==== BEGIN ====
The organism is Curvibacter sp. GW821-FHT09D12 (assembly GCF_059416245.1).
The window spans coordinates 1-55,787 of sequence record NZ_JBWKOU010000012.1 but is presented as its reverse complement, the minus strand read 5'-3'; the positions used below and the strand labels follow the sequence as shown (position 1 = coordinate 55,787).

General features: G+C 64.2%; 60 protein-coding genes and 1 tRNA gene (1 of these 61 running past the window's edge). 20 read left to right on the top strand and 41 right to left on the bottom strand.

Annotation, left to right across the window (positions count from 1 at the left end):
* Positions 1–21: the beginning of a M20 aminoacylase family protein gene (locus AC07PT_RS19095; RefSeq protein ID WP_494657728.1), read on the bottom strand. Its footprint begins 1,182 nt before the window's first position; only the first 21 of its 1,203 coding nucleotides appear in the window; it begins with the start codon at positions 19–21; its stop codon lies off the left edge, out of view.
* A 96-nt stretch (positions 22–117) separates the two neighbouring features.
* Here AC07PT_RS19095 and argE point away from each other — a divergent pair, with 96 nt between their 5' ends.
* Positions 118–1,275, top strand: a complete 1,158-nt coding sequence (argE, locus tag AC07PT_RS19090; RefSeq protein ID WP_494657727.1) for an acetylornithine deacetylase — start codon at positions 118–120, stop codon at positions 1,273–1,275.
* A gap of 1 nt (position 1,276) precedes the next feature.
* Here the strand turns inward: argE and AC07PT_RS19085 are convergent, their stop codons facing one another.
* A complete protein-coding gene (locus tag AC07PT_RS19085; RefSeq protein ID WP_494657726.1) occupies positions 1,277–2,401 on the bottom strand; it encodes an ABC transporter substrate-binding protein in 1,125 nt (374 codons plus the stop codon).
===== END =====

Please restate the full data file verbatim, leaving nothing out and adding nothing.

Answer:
The organism is Curvibacter sp. GW821-FHT09D12 (assembly GCF_059416245.1).
The window spans coordinates 1-55,787 of sequence record NZ_JBWKOU010000012.1 but is presented as its reverse complement, the minus strand read 5'-3'; the positions used below and the strand labels follow the sequence as shown (position 1 = coordinate 55,787).

General features: G+C 64.2%; 60 protein-coding genes and 1 tRNA gene (1 of these 61 running past the window's edge). 20 read left to right on the top strand and 41 right to left on the bottom strand.

Annotation, left to right across the window (positions count from 1 at the left end):
* Positions 1–21: the beginning of a M20 aminoacylase family protein gene (locus AC07PT_RS19095; RefSeq protein ID WP_494657728.1), read on the bottom strand. Its footprint begins 1,182 nt before the window's first position; only the first 21 of its 1,203 coding nucleotides appear in the window; it begins with the start codon at positions 19–21; its stop codon lies off the left edge, out of view.
* A 96-nt stretch (positions 22–117) separates the two neighbouring features.
* Here AC07PT_RS19095 and argE point away from each other — a divergent pair, with 96 nt between their 5' ends.
* Positions 118–1,275, top strand: a complete 1,158-nt coding sequence (argE, locus tag AC07PT_RS19090; RefSeq protein ID WP_494657727.1) for an acetylornithine deacetylase — start codon at positions 118–120, stop codon at positions 1,273–1,275.
* A gap of 1 nt (position 1,276) precedes the next feature.
* Here the strand turns inward: argE and AC07PT_RS19085 are convergent, their stop codons facing one another.
* A complete protein-coding gene (locus tag AC07PT_RS19085; RefSeq protein ID WP_494657726.1) occupies positions 1,277–2,401 on the bottom strand; it encodes an ABC transporter substrate-binding protein in 1,125 nt (374 codons plus the stop codon).